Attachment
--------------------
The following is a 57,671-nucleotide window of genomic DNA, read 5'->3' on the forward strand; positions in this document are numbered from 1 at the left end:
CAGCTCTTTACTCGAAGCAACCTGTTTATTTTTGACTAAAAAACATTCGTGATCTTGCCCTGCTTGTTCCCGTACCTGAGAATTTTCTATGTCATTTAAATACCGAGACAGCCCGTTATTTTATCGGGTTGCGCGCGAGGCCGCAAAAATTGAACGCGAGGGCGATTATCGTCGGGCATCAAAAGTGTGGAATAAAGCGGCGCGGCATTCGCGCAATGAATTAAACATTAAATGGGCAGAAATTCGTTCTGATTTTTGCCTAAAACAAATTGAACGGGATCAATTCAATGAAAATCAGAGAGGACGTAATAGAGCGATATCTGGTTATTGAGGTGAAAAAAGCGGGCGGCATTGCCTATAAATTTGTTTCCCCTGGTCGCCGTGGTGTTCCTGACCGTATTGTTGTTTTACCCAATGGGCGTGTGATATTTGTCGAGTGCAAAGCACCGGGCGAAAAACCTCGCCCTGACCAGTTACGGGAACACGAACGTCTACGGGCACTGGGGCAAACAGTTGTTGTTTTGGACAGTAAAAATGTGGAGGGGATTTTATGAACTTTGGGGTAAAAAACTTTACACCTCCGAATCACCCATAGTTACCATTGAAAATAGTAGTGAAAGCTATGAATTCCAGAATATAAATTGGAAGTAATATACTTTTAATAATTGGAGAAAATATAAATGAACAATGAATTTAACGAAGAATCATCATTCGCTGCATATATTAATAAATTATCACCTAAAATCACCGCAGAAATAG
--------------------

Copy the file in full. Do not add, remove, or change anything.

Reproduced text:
The following is a 57,671-nucleotide window of genomic DNA, read 5'->3' on the forward strand; positions in this document are numbered from 1 at the left end:
CAGCTCTTTACTCGAAGCAACCTGTTTATTTTTGACTAAAAAACATTCGTGATCTTGCCCTGCTTGTTCCCGTACCTGAGAATTTTCTATGTCATTTAAATACCGAGACAGCCCGTTATTTTATCGGGTTGCGCGCGAGGCCGCAAAAATTGAACGCGAGGGCGATTATCGTCGGGCATCAAAAGTGTGGAATAAAGCGGCGCGGCATTCGCGCAATGAATTAAACATTAAATGGGCAGAAATTCGTTCTGATTTTTGCCTAAAACAAATTGAACGGGATCAATTCAATGAAAATCAGAGAGGACGTAATAGAGCGATATCTGGTTATTGAGGTGAAAAAAGCGGGCGGCATTGCCTATAAATTTGTTTCCCCTGGTCGCCGTGGTGTTCCTGACCGTATTGTTGTTTTACCCAATGGGCGTGTGATATTTGTCGAGTGCAAAGCACCGGGCGAAAAACCTCGCCCTGACCAGTTACGGGAACACGAACGTCTACGGGCACTGGGGCAAACAGTTGTTGTTTTGGACAGTAAAAATGTGGAGGGGATTTTATGAACTTTGGGGTAAAAAACTTTACACCTCCGAATCACCCATAGTTACCATTGAAAATAGTAGTGAAAGCTATGAATTCCAGAATATAAATTGGAAGTAATATACTTTTAATAATTGGAGAAAATATAAATGAACAATGAATTTAACGAAGAATCATCATTCGCTGCATATATTAATAAATTATCACCTAAAATCACCGCAGAAATAG